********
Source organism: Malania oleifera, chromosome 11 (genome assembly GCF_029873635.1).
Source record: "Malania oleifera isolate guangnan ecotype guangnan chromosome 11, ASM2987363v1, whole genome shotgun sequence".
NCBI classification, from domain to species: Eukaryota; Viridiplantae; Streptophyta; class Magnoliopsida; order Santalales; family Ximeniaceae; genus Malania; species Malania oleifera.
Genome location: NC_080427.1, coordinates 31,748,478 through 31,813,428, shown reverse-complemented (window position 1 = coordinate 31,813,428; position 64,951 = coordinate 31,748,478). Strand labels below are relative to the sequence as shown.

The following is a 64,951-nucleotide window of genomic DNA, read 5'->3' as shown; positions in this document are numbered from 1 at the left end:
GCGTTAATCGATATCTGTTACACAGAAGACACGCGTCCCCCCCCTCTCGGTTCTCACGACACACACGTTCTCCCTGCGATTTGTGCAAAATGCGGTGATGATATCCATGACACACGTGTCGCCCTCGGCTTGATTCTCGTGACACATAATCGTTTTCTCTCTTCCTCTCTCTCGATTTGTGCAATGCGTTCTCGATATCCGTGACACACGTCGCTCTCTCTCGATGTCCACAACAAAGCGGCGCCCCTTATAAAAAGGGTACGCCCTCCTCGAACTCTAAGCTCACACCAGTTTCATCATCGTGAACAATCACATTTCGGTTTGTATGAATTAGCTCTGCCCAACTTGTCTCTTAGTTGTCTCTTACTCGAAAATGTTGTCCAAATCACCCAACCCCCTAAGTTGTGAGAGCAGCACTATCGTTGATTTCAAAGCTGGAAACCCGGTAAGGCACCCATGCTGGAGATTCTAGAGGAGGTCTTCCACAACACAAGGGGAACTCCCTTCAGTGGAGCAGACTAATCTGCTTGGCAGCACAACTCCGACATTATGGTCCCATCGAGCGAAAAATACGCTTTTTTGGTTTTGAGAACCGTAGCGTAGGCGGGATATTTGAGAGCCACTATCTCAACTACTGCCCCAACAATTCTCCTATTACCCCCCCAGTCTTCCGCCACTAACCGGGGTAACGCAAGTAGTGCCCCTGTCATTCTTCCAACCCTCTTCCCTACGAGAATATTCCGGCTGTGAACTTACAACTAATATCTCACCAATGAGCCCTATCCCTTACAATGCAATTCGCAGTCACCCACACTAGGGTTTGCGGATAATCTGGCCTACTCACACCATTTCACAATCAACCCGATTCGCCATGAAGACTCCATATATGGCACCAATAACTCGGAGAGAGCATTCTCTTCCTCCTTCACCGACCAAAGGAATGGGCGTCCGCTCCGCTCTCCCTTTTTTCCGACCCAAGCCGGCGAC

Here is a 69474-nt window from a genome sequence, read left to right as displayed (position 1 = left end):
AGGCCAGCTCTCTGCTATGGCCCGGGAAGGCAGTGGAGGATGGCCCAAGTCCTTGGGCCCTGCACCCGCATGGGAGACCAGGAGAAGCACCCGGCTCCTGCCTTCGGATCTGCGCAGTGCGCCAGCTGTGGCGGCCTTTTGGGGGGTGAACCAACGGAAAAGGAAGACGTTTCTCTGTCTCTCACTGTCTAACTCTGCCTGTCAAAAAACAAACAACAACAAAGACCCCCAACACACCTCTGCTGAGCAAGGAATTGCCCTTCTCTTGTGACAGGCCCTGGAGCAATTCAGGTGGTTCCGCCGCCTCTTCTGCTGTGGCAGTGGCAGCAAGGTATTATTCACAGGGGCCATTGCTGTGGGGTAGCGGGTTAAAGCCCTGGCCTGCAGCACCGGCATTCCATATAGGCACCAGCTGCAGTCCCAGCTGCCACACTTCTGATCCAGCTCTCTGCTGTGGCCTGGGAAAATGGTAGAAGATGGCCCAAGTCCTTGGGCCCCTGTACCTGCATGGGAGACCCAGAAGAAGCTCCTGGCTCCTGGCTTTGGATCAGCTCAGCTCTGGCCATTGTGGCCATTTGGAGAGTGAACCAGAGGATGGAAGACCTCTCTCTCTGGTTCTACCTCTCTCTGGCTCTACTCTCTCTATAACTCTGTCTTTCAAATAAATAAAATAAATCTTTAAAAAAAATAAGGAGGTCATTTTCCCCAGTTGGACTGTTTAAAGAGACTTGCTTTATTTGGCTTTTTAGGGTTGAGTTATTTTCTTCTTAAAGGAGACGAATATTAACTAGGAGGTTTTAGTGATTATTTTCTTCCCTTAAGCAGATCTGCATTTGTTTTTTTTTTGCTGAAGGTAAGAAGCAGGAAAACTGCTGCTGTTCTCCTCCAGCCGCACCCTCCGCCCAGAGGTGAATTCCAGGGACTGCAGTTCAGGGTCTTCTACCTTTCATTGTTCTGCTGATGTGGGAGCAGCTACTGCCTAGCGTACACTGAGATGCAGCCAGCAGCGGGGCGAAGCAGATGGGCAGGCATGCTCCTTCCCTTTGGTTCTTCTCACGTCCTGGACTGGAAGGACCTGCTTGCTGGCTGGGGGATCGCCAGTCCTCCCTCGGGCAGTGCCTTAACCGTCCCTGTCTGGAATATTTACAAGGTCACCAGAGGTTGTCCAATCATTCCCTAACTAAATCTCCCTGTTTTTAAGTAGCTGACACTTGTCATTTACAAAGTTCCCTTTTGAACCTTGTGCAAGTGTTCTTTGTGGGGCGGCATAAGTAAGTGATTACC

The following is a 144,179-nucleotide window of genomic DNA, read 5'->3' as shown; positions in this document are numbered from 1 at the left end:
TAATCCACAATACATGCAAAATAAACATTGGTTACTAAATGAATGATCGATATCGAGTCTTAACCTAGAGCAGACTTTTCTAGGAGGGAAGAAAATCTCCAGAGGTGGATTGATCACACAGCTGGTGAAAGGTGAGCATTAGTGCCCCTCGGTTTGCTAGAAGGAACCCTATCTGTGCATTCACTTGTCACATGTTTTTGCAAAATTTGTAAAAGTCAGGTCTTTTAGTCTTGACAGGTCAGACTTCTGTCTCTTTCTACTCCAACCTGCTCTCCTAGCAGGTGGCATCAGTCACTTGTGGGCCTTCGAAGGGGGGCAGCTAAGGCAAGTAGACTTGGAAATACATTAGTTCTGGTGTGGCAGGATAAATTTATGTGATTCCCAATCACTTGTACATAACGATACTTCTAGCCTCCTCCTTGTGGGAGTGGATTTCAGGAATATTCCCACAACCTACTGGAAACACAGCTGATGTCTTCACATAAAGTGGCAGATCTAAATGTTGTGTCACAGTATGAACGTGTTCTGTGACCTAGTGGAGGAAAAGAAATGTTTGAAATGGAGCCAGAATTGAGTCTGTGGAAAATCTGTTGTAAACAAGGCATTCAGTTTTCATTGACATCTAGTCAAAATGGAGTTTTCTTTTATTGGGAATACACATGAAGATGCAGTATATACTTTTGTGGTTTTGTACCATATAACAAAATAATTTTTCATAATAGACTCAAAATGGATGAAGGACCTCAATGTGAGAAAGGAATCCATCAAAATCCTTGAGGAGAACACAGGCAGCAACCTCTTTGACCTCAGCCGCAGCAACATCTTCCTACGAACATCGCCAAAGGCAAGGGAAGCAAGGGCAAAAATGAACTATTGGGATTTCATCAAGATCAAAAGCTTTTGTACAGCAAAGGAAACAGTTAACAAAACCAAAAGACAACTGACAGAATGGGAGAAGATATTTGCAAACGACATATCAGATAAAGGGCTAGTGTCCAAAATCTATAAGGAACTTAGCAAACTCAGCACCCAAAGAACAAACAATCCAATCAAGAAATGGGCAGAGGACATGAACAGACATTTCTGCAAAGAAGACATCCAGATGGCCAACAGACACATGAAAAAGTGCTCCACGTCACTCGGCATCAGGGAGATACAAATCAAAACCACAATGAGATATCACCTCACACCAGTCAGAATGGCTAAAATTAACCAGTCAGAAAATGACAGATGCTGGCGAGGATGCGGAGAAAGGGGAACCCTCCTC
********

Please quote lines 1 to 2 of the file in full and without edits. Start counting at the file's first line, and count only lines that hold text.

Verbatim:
Source organism: Malania oleifera, chromosome 11 (genome assembly GCF_029873635.1).
Source record: "Malania oleifera isolate guangnan ecotype guangnan chromosome 11, ASM2987363v1, whole genome shotgun sequence".